Just a few short months ago we wrote about our transition from one shared web host to another. The move was prompted by downtime and poor customer service during that downtime and we came to our new host with high hopes of improvement. Unfortunately, we were disappointed on both fronts. After discussing the struggle with other development firms we have come to the conclusion that shared web hosts are stretching themselves too thin in order to maximize their profits. They are simply loading their servers down with too many websites.
The Ten Ten Studios Blog
UPDATE (August 8, 2015): after repeated poor experiences with Arvixe, we have changed our hosting solution and have abandoned shared hosting altogether. Here is additional information about why we made the switch.
I'm occasionally asked by others what program(s) I use for web development. While there's a short answer and a long answer to that question, what I say depends largely on who's asking the question. If it's a person who's interested in learning to program or who is already involved in IT in one way or another but has not yet taken the website development plunge, I'll tell them about my current development software of choice, Coda.
If you've ever worked with open-source software such as Linux, Wordpress, Drupal, phpBB, etc., you may have run across the title of this article. Never hack core! But what does that mean? Doesn't the whole premise of open-source involve people tweaking and (hopefully) improving the core code? Yes -- but in a very controlled way that usually involves many eyes on the code verifying that the change is a good one which will benefit the program as a whole.
Admittedly this article is a bit of a divergence from the usual round of website related content that we post here; however, we recently completed an overhaul of our backup solution and felt that it would be a worthwhile discussion topic. These days, everyone has digital data that they value and need to preserve, but given the plethora of backup options out there the choices can get a bit overwhelming, particularly to those who are not information technology professionals.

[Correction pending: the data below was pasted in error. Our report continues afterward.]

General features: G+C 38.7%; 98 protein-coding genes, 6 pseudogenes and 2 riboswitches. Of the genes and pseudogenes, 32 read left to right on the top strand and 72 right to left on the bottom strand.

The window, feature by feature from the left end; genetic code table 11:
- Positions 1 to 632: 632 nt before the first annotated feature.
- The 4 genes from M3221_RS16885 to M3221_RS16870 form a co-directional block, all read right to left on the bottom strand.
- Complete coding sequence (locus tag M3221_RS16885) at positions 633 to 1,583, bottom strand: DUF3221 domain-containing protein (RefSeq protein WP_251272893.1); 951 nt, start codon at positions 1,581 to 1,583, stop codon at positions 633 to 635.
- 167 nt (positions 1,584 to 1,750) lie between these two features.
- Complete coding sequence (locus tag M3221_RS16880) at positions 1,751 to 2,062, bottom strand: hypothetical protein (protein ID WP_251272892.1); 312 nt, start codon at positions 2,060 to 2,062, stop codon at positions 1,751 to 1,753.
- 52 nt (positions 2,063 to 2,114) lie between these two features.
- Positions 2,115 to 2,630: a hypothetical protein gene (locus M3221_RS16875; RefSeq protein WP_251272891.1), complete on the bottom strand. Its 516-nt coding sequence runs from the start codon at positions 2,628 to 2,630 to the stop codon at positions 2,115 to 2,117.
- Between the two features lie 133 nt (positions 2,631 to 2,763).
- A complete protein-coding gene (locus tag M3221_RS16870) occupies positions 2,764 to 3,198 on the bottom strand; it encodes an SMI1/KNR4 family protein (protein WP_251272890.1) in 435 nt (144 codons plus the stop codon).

In part one of this series I discussed the basics of getting a Sphinx search up and running in a custom PHP application. However, Sphinx has so many features and options that the previous article really only scratched the surface of what can be done, so in this post we'll get into some of the more advanced tricks and techniques that can be employed to customize your search results. Specifically, we'll cover how to handle pagination and custom weighting.
We recently re-developed an application that was originally built using ASP Classic and MS SQL Server and converted it into PHP/MySQL and along the way, one of our goals was to simplify the search system. The original application had individual searches for specific content types -- for example, if you wanted to search for documents you would have to browse to that area and click the search drop-down. The fields listed there would be things like document title, date posted, document type, etc.
It's pretty common to use Google Adsense to serve ads on your site to generate supplemental income. But if you run a membership driven or e-commerce website, you may decide that you want to hide ads from those valuable users/customers and only show them to anonymous users. Doing so in Drupal is very easy, particularly if you have placed your ads in blocks.
We have been tasked with the development of a large facilities management application -- one which has gone through several revisions over the years. In moving the project forward we wanted to add in features that provide more information quickly, and at-a-glance. In order to make things more real-time we investigated several options for replicating Facebook-style "badges" that would let users know when they had new tasks assigned to them or other content alerts that needed their attention.
For the recent redesign of our own website we wanted to add in a jQuery rotator, as we had done for other sites in the past. We wanted to overlay a title, descriptive text, and a "more info" link on top of the main images and there are a few ways to accomplish that.